The capitalist class has launched a massive onslaught on the rights of workers of our country. In the conditions of the declaration of a health emergency accompanied by a country wide lock down, it is ramrodding one anti worker measure after another down the throats of the working class. One of the most basic rights of workers has been the limiting of the working day to 8 hours, and the working week to 48 hours, which is codified in the Factories Act, 1948. Over the past one month, one state government after another, irrespective of which party is in power in the state, has been passing ordinances extending the working day to 12 hours and the working week to 72 hours.
On April 7, 2020, the Gujarat government amended the Factories Act to allow capitalists to legally force workers in the state to work 12 hours in a shift, 72 hours in a week with a 30 minutes break after 6 hours. The amendment right now is applicable for the period April 29 to July 19, 2020. The Factories Act, 1948, otherwise provides that workers can only be made to work 9 hours in a day – but 48 hours in a week, with 1 weekly off – thus coming to 8 hours in a day on an average, with 30 minutes break after 5 hours.
The amendment by the Gujarat government further stated that workers will be eligible only for single overtime for the extra four hours. This is directly against section 59 of the (unamended) Act which provides that wages must be paid at double the ordinary rate for hours worked in excess of 48 hours in a week.
The Rajasthan government issued a Notification on April 11, allowing a 12-hour working day for 3 months, but provided for double overtime pay for the extra 4 hours worked up to a limit of 24 hours a week, i.e, 12 hours a day for a straight 6 days. The justification given is to reduce the manpower requirement for manufacturing in those factories exempted from the lockdown.
The Punjab government through its Notification of April 20 permitted a 12-hour working day for 3 months, with payment of double overtime for the additional 4 hours. Himachal Pradesh issued a similar notification on April 21, allowing a 12-hour working day, up to 72 hours in a week, with double overtime payment, for the period April 21 to July 20, 2020.
On May 7, the Madhya Pradesh government announced a number of anti worker changes to existing labour laws, including allowing capitalists to force workers to work for 12 hours per day. Meanwhile the Uttar Pradesh government has passed an ordinance by which most of the laws which define the wages and working conditions of workers, including the Factories Act, have been suspended for a period of three years. This includes the 8 hour day and the 48 hour week.
The idea of 12-hour working day for the post-lockdown period was proposed by a working group of the central government secretaries. As it would have invited immediate attention and strong opposition of central trade unions, the central government encouraged state governments to make the necessary amendment in the Factories Act. This tactic has lately been adopted to make a number of anti-worker changes in labour laws since the subject of ‘labour’ figures in the Concurrent List of the Constitution. The subjects in the Concurrent List are under the jurisdiction of both the central and state governments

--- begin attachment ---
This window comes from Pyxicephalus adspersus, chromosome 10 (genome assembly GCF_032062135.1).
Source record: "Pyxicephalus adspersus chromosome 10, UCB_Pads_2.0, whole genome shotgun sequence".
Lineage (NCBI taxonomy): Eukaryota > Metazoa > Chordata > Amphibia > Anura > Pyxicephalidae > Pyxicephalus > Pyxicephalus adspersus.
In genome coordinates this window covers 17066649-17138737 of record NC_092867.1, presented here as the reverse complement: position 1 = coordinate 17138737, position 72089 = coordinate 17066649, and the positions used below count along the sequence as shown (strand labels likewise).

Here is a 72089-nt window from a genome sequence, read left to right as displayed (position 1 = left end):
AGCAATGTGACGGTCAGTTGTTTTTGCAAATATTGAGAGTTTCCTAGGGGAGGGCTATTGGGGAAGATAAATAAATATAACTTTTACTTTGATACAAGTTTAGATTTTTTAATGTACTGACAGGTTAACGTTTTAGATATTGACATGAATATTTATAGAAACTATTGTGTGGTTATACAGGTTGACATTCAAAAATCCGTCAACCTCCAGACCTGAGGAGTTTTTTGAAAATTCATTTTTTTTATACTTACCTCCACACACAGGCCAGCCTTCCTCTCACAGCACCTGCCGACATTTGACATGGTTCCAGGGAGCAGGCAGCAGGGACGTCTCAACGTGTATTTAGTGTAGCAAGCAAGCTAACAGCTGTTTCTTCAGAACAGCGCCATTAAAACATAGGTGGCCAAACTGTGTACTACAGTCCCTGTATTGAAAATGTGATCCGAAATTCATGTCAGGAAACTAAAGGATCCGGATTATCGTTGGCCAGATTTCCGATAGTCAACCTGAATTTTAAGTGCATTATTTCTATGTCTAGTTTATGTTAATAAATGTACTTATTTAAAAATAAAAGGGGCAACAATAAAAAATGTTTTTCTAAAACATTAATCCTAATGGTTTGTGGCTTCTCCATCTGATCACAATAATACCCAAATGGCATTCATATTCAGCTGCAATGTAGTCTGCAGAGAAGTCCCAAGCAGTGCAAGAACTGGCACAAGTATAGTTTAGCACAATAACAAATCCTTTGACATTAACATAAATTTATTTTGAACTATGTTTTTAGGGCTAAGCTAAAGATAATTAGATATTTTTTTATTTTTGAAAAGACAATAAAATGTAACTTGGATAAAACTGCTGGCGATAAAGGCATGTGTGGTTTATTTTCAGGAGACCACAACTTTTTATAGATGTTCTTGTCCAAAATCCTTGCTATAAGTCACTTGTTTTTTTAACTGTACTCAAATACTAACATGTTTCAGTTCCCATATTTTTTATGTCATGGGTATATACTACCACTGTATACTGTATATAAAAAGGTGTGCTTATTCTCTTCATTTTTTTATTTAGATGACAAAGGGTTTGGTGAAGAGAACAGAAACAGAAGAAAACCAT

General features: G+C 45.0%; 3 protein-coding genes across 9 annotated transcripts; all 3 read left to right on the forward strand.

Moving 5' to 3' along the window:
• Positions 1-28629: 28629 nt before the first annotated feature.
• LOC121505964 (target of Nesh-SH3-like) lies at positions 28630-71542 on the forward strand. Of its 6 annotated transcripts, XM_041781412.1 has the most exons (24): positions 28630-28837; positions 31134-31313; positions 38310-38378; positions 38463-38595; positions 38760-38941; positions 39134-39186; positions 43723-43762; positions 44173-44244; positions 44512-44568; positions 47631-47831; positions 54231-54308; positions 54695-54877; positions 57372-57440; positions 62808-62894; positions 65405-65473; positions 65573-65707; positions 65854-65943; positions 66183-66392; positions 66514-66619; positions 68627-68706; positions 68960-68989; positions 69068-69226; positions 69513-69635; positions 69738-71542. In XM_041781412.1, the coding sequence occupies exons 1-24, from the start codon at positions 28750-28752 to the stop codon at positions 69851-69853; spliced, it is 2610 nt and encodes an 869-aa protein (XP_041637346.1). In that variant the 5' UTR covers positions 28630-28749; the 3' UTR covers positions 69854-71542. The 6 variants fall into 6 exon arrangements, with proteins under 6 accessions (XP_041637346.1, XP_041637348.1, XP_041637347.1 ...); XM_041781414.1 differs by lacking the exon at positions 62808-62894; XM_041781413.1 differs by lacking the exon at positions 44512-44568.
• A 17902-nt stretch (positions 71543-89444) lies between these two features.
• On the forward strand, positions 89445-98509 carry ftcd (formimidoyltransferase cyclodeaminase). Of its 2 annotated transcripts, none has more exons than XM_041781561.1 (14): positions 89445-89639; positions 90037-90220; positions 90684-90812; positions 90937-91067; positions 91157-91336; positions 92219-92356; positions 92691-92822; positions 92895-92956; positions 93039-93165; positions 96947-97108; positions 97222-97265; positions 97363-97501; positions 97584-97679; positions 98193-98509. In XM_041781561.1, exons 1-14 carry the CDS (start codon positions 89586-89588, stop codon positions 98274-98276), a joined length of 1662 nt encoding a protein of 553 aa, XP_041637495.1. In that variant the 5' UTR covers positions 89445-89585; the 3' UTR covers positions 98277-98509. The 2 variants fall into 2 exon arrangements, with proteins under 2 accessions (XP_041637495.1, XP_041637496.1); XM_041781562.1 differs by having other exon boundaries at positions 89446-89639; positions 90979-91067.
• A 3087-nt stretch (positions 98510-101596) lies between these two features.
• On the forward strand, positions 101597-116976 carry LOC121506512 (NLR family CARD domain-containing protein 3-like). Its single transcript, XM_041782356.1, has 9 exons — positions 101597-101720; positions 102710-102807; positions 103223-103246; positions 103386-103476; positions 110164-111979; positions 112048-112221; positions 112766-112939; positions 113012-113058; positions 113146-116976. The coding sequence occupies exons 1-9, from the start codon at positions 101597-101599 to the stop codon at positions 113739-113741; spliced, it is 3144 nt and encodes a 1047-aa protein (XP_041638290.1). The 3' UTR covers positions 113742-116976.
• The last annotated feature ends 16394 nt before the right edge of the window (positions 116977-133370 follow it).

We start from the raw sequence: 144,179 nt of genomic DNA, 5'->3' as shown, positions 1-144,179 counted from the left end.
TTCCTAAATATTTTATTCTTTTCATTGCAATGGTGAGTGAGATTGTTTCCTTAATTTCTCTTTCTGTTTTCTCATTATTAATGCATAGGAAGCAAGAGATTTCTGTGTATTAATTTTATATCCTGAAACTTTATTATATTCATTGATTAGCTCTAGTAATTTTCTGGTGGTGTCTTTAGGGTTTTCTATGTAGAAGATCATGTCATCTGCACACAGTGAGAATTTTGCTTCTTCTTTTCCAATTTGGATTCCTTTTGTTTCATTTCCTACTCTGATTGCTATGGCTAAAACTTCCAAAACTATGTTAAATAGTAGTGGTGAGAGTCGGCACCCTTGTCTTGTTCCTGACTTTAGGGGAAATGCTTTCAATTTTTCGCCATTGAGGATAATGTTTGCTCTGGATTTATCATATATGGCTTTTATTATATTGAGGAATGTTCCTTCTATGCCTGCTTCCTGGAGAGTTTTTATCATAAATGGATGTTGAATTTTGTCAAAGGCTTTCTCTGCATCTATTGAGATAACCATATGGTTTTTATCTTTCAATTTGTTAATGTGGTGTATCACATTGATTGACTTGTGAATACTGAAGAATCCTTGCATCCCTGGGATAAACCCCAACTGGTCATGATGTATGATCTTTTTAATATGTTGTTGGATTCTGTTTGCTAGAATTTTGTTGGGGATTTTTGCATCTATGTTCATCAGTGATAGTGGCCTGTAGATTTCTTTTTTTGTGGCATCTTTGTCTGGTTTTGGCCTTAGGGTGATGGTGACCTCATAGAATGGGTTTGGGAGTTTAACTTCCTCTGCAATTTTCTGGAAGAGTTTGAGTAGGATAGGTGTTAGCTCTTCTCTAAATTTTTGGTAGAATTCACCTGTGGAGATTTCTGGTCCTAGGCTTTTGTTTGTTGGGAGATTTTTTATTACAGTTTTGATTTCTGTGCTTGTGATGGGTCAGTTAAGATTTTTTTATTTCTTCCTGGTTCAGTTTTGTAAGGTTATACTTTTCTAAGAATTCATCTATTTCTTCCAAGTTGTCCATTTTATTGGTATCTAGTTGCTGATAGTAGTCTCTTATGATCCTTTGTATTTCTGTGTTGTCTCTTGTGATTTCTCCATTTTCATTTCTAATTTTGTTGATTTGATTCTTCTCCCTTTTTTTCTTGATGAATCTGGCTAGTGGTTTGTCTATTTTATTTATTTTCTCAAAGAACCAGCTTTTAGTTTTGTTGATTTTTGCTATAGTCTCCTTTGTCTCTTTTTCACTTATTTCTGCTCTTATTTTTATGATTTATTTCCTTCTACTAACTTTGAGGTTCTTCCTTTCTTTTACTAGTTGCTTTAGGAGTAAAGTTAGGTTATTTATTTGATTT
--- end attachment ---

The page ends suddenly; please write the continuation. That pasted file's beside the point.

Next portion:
These amendments seem to assume that the worker is owned by the capitalist and can be made to work for any amount of time as per his wish. This is outrageous, because a wage-worker is not a slave! He or she does not belong to any employer full-time. A wage-worker sells labour-power for a fixed number of hours per day, while the rest of the time belongs to him or her for spending with family and for rest. Hence a strict legally enforced limit on the length of the working day is a right that belongs to all wage-workers, without exception.
Workers of 19th and 20th century waged long struggles to win the right of an 8-hour working day which is now being taken away. May Day commemorates the struggle of lakhs of workers in the 19th century for an 8-hour working day. A common working day in Europe and USA used to be 12 to 16 hours in the 19th century. Poor working conditions and long hours of work took lives of thousands of workers every year. Many workers sacrificed their lives fighting for this demand. Workers had started raising demand for shorter working hours since the middle of the 19th century itself. Many countries were forced to pass laws by the early 20th century to restrict the working day to 8-hours. In India an 8-hour working day was legalised when the Factories Act of 1934 was amended in 1946.
Capitalists, however, never gave up the desire to increase working hours without increasing wages. For large sections of the working class in our country, 10-12 hours of work has already become common. For most casual workers and daily wagers, there are no defined working hours. Many construction workers work from sunrise to sunset. Piece rate workers are forced to work longer hours just to earn enough for the day. Manual workers as well as office workers work longer hours. In most sections of the service sector, the work day gets over only when the assigned work is completed. In our country, a 48-hour week is presently enjoyed only by a limited number of workers engaged in large factories where workers are organized into unions. Even in such establishments, non-unionized workers are forced to work longer hours.
Legalizing a 12-hour work per day, 72-hour week is a direct attack on the right that workers won after decades of struggle. It is turning the clock back to the inhuman working conditions of the 19th century. Depriving workers presently enjoying the right to work 8-hours per day, 48-hours per week is an attack on the entire working class. Workers must unite and fight for limiting the working day to a maximum of eight hours for every worker, irrespective of the nature of work and employment.